There is a need to understand human neurodevelopmental processes and disorders — including diseases caused by, or worsened by, exposure to environmental toxicants. Animal models (especially differences between inbred mouse strains or transgenic mouse lines) can be indispensable for determining molecular mechanisms of gene regulation in the brain. However, animal models are limited in revealing some of the most fundamental aspects of development, genetics, pathology, and disease mechanisms that are unique to humans. These shortcomings are exaggerated in disorders that affect the brain, where the most significant differences between humans and animal models exist; these limitations could lead to failures in specific drug interventions in affected individuals.
Analysis of human-specific characteristics of the brain has been slowed down by the difficulty in acquiring developing brain tissue, as well as diseased human brain tissue. The various types of human pluripotent human stem cells (hPSCs) provide an important alternative for studying development and function of brain cells. To facilitate brain-disease modeling, human embryonic stem cells (hESCs) and human induced pluripotent stem cells (hiPSCs) provide paradigms for defining human-specific biology and identifying disease mechanisms. By adding the “correct cocktail” to hESC cultures, one can differentiate these stem cells into (for example) myocytes (to make muscle), osteoblasts (to make cartilate or bone), keratinocytes (to make skin), endothelial cells (to make the lining of intestine), cardiomyocytes (heart muscle cells), and oligodendrocytes or astrocytes or other brain-specific cells.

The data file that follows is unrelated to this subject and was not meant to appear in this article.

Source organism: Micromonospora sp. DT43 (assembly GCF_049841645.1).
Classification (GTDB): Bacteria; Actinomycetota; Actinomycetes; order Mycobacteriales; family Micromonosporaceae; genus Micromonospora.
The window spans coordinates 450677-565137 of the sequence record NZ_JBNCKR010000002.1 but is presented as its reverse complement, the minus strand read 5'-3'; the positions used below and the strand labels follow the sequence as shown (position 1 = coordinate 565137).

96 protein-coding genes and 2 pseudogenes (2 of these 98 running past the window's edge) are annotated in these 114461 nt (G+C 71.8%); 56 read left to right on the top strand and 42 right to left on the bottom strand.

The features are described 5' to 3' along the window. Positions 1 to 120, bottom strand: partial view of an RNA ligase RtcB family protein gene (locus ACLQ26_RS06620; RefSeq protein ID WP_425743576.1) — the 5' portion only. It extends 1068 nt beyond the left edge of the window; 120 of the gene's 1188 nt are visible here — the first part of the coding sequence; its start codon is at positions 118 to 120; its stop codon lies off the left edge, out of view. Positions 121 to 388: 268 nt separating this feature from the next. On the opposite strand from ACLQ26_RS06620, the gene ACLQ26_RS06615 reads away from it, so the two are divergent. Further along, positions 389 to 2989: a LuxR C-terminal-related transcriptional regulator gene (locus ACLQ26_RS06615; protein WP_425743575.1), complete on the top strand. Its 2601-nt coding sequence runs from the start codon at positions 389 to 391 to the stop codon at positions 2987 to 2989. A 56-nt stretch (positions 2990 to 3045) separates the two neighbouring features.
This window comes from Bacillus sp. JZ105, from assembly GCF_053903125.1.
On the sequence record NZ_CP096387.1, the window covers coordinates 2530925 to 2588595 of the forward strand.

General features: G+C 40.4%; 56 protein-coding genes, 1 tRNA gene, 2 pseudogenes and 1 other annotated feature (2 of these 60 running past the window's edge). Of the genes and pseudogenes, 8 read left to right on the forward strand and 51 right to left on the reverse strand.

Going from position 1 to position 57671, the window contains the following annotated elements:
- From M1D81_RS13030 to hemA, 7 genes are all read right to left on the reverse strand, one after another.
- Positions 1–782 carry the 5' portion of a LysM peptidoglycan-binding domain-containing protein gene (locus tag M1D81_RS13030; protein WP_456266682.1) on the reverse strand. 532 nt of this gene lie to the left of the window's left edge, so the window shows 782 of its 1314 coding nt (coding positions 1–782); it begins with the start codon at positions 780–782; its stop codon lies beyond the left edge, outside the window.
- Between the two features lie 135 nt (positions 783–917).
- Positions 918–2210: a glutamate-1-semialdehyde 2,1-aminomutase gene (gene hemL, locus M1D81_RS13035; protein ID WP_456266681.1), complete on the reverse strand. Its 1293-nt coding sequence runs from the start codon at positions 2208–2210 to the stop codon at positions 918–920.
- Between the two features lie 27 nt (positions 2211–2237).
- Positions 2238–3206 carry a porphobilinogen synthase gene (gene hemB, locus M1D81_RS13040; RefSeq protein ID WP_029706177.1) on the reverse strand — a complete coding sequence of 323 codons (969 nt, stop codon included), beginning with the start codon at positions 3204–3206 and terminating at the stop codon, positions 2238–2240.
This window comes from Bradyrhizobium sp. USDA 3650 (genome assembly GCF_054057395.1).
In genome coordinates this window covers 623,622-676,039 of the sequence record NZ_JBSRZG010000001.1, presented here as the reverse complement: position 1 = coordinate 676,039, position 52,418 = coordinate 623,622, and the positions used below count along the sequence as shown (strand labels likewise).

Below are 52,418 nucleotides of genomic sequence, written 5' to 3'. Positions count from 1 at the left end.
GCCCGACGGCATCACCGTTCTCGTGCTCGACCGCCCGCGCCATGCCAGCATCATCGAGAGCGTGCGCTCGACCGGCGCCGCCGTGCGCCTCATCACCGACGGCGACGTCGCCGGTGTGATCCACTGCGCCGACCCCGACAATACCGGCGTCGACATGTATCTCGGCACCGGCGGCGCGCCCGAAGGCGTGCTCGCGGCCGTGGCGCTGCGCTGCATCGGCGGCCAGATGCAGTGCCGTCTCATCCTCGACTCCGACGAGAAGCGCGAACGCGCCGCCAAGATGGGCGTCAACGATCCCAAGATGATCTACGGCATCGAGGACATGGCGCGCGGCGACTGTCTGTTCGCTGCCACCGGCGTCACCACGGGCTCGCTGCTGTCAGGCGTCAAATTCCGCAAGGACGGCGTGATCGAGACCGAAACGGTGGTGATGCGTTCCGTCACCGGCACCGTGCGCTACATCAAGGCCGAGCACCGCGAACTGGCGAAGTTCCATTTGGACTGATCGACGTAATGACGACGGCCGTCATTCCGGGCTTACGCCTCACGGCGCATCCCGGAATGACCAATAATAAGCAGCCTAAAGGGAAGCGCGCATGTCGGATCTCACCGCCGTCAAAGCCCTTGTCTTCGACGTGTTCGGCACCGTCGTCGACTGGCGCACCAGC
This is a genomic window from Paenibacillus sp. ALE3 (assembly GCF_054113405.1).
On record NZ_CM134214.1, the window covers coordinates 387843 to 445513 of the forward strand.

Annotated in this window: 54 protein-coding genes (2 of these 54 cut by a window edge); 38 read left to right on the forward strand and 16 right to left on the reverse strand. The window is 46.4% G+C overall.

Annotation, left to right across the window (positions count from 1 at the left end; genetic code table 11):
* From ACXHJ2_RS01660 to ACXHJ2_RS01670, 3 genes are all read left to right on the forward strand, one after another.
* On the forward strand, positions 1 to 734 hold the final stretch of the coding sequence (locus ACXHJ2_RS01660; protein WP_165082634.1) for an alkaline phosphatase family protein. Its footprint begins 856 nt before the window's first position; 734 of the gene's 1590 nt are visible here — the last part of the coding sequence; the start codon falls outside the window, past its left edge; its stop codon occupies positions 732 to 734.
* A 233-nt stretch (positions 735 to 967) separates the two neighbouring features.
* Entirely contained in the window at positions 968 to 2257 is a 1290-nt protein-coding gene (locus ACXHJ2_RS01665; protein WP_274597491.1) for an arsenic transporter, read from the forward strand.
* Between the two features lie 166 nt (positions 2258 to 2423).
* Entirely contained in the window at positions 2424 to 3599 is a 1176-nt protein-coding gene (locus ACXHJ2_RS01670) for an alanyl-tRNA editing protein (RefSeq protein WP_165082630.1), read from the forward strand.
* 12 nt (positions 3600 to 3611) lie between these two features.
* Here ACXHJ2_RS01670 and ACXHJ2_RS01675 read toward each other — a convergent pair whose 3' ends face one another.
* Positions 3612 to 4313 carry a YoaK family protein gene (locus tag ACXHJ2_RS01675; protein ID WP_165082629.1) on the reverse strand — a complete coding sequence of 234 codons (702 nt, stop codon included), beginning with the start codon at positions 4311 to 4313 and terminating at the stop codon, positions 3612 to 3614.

Questions remain, however, about the utility and value of these cell-culture-based models and how best to move the technology forward. In the attached (excellent) review, authors summarize human-specific features of the process of neurodevelopment and neurodevelopmental diseases. Authors also present the gaps between animal models and human diseases, demonstrate how human stem cell models can bridge some of these gaps, and discuss the challenges for further improvement. This information argues for a more thoughtful approach to disease modeling through consideration of the valuable features and limitations of each model system, be they human or nonhuman animal — to mimic disease characteristics.
Am J Human Genet 6 Dec 2o18; 103, 829–857